The Peculiar Loneliness of Parenting an Atypical Child

For outsiders, it’s easy to assume we haven’t tried

Rachael Hope
Human Parts
Published in
6 min readAug 2, 2019

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Photo: CG-Photos/Getty Images

WeWe arrive at the beach house at 4 p.m. after a six-hour car ride. We walk in to semi-organized chaos, as the grandparents, aunts, and uncles are already getting ready to head down to the beach to stake out a spot to watch the prolific, awe-inspiring fireworks display that ramps up after dark. Before the tension of a family in a car together for an extended period begins to dissipate, we are being asked when we’re heading down. This is where the dilemma begins.

The fireworks are too much for our 13-year-old son, Sam. Since he got the provisional diagnosis of PDD-NOS at age five, he has grown and changed a lot but he still doesn’t qualify as neurotypical. Some issues have come and gone, such as speech delays and ticks, vocal stimming, and echolalia. The traits and sensitivities that remain are not always apparent to people who don’t spend much time with him, or those who don’t have experience parenting a child who isn’t typical.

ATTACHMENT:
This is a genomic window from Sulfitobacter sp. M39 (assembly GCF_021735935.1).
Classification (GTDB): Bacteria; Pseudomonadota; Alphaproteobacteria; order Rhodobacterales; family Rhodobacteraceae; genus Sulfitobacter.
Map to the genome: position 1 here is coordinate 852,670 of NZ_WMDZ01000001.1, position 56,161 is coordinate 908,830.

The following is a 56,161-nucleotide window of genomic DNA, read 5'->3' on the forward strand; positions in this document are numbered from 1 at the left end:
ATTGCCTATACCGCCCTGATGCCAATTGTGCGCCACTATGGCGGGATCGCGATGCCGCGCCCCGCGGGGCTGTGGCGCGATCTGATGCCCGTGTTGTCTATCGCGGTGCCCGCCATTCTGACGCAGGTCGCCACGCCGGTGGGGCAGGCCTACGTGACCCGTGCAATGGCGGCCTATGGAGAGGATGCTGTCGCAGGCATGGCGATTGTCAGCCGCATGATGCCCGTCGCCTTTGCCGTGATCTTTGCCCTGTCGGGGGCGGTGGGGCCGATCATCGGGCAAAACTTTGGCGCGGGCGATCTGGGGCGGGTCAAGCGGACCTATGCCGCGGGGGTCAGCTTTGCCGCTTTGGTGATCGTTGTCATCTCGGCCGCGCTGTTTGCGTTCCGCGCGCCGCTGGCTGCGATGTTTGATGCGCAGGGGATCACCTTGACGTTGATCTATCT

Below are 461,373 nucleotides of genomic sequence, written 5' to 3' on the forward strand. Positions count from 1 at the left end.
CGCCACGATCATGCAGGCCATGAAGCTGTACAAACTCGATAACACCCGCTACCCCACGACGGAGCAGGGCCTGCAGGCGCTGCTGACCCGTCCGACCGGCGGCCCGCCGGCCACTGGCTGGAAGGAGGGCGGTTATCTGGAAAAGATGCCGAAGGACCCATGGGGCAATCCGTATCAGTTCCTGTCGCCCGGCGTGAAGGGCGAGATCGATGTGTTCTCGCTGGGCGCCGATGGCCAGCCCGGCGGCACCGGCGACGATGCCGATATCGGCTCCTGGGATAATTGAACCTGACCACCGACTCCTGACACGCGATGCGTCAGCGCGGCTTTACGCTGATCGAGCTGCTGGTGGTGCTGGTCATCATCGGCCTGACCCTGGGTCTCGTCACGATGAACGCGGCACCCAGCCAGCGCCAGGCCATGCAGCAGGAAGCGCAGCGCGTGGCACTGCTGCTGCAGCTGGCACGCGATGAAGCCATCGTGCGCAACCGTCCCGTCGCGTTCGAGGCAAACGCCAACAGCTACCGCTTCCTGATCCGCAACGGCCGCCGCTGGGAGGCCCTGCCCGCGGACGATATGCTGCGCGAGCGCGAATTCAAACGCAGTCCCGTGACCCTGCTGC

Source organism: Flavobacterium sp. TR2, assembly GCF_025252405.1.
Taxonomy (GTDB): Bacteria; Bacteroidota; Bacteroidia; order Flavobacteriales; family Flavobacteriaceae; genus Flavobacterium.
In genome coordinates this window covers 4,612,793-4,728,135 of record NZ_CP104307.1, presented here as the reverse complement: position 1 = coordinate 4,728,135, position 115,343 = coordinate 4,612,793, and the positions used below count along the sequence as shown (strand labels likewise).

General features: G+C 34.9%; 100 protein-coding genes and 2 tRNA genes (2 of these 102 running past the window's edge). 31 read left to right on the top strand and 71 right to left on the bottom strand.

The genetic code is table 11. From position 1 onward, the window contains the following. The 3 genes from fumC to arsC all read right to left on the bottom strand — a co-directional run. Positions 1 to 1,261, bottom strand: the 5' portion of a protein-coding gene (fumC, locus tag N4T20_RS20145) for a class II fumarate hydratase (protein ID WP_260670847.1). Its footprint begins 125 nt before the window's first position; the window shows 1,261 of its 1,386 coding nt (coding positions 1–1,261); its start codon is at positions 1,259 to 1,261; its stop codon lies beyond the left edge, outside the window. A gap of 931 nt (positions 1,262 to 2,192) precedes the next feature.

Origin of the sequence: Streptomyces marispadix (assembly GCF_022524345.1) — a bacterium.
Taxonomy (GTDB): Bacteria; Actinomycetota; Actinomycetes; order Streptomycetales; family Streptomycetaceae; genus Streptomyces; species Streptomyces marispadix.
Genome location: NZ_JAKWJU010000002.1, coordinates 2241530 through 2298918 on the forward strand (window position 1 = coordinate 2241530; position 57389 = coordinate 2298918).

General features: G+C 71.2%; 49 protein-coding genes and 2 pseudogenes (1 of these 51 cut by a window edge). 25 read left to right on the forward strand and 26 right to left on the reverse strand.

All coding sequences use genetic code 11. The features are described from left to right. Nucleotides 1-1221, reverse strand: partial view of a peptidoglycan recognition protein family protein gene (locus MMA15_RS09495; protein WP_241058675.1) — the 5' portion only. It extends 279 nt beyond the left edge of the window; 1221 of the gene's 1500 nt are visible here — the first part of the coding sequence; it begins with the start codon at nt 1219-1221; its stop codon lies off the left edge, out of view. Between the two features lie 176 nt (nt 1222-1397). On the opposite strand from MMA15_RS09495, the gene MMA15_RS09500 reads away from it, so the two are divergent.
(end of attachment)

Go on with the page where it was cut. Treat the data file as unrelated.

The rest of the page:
My anxiety begins almost immediately. It’s mild, but I don’t spend enough time in close quarters with Scott’s family for it to be nonexistent. I enter into a cycle of irritability, guilt about that irritability, and self-consciousness as we are offered earplugs and noise-cancelling headphones. Every time I turn down another offer for help, I feel worse about saying no. I know people are just trying to help but I also know they don’t really understand. Our son won’t tolerate earplugs. My boyfriend’s guess is that part of Sam’s aversion to the fireworks is about their percussion.

I’m not comfortable leaving Sam for five to six hours in an unfamiliar house where the lack of cell coverage and Wi-Fi means he would have no way to reach us. We talk about bringing him back later and dropping him off, but it’s a half-an-hour drive each way to the beach they like best for prime fireworks viewing. We discuss one of us staying at the house with him; the inevitable result is that our family will be separated for a good part of the holiday.

Eventually, we decide to head down to the beach together. He makes it until about 7:30 p.m. before he’s asking when we’re heading back to the house. Then we must face our delayed decision of who will…

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Rachael Hope
Human Parts

Polyamorous, loud laughing unapologetic feminist, rad fatty, and epic sweet tooth.